November 02, 2008

Darn It, Jenny Downham!

Right on the cover of the book is your first clue. The title. Before I Die. This is going to be A Sad Book. What's worse is that the UK version of the book has reviews from several newspapers on the back, including one from the Daily Express that says, "I defy anyone not to cry reading this book."

You know now that I had to try, right?

Tessa is a sixteen year old girl with leukemia. She is going to die. She knows it, her mother, father and brother know it, the reader knows it from the outset, and only her best friend Zoey seems not to be traumatized by the fact. When Tessa decides that she has a few things to check off her list before she goes, Zoey enters into it wholeheartedly, especially because the first one is territory where she's been before -- Tessa wants to lose her virginity.

But it's not all that easy -- not just the virginity losing, but the staying on course with the fatalistic, factual attitude she wanted to embrace. Zoey's got a boyfriend and is losing interest in her, Tessa is fighting with her brother, she and her stay-at-home dad are driving each other crazy, and Tessa longs for her mother to come back to them and tune-in to the fact that her daughter is dying. Tessa wants to order the universe in a way that suits her best, at the same time, she doesn't know what would suit her.

Even dying, things are hard.
And the dying part is not easy. As Tessa finds new things to love in the fading light of her life, it seems that the diagnosis she expected is only coming faster and faster. Tessa clinging tenaciously to the last bits of life, really seeing light, leaves, hearing her father's footsteps, her mother's stories -- these things produce an violent clashing clear gratitude and enormous frustration and fury at the unfairness that it all has to stop so soon, too soon.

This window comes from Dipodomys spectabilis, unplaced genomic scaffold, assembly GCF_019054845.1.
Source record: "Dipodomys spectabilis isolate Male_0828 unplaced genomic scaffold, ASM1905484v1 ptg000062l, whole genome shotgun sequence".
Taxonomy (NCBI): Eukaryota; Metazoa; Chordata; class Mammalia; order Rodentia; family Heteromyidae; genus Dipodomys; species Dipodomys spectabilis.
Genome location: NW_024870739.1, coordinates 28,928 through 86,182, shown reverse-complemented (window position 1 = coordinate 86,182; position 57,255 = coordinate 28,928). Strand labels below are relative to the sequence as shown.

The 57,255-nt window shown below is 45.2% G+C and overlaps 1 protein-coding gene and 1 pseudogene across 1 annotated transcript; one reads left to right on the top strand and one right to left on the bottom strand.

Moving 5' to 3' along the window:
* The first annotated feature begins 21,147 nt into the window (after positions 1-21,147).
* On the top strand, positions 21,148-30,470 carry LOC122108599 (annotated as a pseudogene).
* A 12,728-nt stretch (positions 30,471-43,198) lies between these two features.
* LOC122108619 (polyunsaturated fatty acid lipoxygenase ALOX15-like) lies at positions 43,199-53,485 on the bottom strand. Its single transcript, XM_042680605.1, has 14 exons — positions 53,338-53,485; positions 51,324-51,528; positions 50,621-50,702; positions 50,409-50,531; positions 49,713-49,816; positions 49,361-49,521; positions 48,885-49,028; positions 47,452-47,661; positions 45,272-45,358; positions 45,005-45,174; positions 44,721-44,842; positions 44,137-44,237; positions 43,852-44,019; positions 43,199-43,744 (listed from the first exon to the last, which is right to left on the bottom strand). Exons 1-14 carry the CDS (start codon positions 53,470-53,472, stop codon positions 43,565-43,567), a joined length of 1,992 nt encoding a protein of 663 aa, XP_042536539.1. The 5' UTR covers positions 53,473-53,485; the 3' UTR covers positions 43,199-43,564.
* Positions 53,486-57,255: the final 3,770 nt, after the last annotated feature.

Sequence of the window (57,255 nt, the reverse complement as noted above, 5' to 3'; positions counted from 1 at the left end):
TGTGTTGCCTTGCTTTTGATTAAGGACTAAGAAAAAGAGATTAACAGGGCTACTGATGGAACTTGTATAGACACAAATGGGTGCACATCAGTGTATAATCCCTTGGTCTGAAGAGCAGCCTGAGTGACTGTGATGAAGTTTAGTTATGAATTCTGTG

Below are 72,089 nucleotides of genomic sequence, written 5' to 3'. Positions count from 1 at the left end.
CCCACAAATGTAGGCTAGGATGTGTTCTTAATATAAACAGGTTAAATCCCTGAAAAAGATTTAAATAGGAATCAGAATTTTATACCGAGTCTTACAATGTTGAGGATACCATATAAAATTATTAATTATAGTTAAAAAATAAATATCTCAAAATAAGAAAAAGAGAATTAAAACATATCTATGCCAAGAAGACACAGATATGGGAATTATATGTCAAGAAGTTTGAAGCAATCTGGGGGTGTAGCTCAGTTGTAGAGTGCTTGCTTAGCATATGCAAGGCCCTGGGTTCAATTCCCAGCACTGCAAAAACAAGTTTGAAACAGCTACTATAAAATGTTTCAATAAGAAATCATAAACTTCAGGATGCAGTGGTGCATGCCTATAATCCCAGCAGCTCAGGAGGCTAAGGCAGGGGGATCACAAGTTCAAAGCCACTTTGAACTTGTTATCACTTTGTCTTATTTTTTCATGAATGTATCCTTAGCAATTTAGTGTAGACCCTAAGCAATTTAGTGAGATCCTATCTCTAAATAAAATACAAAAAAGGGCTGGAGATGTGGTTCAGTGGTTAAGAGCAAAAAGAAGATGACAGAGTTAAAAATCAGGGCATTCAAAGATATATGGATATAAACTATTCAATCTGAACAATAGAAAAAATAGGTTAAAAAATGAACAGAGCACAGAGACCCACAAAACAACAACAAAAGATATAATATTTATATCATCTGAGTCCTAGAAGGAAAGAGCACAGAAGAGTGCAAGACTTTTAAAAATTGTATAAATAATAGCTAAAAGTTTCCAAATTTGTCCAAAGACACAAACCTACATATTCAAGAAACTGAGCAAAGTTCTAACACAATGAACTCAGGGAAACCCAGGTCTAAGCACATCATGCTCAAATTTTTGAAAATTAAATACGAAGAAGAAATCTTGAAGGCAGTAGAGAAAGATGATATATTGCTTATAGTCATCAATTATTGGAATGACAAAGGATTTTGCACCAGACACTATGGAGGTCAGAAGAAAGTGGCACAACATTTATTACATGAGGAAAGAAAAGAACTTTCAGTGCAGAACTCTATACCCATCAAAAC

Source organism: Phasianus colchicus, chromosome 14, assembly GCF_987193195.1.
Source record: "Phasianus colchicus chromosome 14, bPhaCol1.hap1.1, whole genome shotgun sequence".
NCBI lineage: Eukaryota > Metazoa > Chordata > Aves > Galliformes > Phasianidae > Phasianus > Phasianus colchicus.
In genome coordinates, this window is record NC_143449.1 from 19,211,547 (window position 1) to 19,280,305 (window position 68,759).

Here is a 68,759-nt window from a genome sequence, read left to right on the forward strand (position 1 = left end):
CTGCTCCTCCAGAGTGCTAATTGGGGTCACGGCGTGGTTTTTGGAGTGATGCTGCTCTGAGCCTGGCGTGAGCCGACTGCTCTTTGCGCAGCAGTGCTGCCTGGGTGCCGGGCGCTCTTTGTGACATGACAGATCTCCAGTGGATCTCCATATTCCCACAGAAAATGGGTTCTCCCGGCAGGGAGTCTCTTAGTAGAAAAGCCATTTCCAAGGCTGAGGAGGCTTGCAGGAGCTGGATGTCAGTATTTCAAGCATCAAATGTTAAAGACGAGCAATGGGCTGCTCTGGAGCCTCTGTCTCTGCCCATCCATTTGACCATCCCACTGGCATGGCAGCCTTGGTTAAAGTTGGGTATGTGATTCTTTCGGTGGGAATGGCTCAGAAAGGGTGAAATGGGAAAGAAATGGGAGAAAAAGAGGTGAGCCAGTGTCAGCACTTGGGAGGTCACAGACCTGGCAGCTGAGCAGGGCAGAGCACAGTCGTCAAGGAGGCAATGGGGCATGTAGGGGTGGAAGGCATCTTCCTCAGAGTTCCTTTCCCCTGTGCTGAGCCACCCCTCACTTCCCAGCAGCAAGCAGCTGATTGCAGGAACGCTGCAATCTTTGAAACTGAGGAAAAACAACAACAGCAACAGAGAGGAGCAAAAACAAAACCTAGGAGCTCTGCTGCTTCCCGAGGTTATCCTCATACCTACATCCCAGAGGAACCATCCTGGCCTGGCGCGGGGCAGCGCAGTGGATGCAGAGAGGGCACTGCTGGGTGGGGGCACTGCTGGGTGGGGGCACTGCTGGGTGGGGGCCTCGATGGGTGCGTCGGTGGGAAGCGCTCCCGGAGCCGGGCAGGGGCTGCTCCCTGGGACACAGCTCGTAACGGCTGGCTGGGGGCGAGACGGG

Life is never enough.
And then, it ends.

And though you may have to read a chapter and set it down, pace around your house, put ice cubes on your face and bake a few loaves of bread in between chapters, you can read this novel without crying.

And once you're through, go outside and live.

Buy Before I Die (and an embroidered handkerchief?) from an independent bookstore near you!


Anonymous said...

This is a great review! I have a friend that told me to read this recently. I'll look for it next time I'm at my local bookstore. :)

Anonymous said...

I've heard so many good things about this book, and I do love a good cry, so. . . as soon as I'm done with my own Cybils stack, I will try to get my hands on this one. :-)

Anonymous said...

I've been meaning to read this book, but I need to GEAR myself up for the TEARS. Thanks for the nudge. I'll pick it up soon.

Anonymous said...

This is one of my very favourite YA books of recent years. After it broke my heart (but in the best possible way) I got my husband to read it so I wouldn't have to feel heartbroken alone. I hope everyone reads it and I can't wait to see what Jenny Downham comes up with next.

Anonymous said...

I really enjoyed Before I Die and I wish more books came with a warning about crying. Some books should not be finished in public